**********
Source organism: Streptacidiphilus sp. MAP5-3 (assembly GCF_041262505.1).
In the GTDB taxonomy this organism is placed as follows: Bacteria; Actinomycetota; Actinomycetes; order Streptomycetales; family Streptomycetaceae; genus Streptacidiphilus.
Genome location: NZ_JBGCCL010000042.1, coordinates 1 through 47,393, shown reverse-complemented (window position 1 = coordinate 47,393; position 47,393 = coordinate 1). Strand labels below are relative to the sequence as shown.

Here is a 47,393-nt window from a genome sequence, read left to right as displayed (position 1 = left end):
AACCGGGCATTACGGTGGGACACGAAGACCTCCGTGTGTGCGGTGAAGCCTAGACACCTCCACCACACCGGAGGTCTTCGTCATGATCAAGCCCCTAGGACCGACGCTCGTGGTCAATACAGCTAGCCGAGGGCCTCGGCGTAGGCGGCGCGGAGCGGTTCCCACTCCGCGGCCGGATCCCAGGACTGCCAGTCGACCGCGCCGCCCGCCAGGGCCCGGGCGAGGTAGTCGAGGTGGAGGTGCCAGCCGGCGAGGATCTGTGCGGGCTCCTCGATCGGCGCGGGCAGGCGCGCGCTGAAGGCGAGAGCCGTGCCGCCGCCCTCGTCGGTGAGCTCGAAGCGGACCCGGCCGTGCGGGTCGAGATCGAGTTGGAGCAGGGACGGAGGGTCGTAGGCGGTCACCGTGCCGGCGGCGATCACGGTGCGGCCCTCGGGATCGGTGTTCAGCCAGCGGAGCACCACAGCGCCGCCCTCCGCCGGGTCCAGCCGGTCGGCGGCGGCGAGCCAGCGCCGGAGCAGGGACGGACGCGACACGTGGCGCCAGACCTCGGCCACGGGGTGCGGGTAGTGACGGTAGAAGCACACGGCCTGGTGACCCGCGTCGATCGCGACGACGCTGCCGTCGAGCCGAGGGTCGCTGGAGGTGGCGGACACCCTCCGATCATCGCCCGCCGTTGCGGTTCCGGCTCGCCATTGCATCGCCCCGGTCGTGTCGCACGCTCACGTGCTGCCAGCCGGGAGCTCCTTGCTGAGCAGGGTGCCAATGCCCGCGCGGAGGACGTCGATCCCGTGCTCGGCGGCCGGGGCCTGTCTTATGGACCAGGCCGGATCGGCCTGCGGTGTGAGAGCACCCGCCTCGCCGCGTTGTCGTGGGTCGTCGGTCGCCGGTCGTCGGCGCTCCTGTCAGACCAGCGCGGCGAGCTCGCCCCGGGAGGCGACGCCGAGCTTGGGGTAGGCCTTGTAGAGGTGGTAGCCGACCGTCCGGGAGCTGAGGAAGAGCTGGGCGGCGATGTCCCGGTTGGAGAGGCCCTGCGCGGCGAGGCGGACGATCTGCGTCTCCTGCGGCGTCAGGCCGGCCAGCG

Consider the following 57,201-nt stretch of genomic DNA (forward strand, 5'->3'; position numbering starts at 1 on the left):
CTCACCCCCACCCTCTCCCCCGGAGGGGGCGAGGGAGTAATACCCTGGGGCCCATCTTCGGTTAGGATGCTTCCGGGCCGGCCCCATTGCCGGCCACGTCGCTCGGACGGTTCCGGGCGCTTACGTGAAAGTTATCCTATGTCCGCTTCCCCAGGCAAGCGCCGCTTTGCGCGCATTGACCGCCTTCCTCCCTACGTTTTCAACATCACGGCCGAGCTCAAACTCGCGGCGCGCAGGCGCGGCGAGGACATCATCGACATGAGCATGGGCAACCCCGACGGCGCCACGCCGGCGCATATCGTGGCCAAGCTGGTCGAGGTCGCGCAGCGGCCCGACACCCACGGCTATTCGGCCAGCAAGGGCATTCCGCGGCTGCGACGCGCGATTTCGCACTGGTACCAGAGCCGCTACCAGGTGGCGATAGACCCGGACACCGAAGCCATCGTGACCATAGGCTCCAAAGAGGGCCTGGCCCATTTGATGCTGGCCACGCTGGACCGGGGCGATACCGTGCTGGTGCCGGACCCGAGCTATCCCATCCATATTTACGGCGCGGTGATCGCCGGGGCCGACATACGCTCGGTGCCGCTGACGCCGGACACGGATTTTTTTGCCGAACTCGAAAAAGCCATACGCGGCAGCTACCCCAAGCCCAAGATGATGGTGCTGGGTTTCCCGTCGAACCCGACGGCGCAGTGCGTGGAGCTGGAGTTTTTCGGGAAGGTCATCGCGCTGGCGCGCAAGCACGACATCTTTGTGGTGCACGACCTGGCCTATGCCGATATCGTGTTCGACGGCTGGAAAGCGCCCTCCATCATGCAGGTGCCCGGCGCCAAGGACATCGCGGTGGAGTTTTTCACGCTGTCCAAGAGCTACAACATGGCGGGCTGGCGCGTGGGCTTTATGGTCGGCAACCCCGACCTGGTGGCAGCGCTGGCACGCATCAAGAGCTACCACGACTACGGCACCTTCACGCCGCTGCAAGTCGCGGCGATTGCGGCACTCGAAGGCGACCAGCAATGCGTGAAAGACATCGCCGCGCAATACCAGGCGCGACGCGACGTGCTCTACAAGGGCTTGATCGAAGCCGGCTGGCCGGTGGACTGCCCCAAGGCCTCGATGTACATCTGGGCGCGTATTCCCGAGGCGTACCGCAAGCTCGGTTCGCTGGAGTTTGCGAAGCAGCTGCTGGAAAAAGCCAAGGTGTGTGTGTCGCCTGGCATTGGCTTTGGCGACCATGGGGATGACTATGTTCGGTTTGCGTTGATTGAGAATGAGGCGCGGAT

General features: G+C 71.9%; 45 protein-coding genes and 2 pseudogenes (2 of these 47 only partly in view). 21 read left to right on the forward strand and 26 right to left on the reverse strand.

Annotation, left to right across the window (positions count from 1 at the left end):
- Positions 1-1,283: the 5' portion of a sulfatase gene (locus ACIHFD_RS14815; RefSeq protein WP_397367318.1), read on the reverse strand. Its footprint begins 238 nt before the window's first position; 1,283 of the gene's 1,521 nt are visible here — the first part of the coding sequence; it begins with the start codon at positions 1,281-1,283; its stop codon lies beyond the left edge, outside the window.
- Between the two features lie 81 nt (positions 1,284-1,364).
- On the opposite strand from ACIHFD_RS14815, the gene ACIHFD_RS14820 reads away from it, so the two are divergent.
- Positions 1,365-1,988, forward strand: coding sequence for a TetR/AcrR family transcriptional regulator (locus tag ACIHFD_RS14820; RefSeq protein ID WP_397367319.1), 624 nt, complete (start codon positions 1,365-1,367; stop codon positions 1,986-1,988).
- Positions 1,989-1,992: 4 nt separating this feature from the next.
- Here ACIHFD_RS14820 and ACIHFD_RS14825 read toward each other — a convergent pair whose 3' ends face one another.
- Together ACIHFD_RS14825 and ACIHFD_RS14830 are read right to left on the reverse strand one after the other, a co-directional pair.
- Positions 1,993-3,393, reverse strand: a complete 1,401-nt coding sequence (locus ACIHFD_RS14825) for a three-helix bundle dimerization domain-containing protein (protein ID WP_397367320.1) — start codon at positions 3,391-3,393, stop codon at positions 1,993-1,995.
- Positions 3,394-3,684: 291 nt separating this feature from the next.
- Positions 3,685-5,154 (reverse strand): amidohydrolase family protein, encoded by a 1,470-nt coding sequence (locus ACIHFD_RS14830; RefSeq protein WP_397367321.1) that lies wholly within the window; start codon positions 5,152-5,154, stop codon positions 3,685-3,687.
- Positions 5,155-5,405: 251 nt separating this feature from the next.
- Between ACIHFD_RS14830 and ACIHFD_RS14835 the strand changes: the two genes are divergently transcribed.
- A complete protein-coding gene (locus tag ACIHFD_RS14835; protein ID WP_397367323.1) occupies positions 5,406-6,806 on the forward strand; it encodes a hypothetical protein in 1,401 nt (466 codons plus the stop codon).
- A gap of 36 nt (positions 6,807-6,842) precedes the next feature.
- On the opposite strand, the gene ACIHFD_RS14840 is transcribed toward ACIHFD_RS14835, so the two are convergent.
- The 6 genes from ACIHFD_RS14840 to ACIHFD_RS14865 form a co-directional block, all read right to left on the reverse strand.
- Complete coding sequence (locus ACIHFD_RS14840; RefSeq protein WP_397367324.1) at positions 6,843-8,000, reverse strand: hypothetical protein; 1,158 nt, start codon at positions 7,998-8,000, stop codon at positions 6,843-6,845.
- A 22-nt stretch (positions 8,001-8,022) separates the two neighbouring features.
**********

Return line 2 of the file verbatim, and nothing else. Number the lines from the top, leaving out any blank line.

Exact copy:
In the GTDB taxonomy this organism is placed as follows: Bacteria; Actinomycetota; Actinomycetes; order Streptomycetales; family Streptomycetaceae; genus Streptacidiphilus.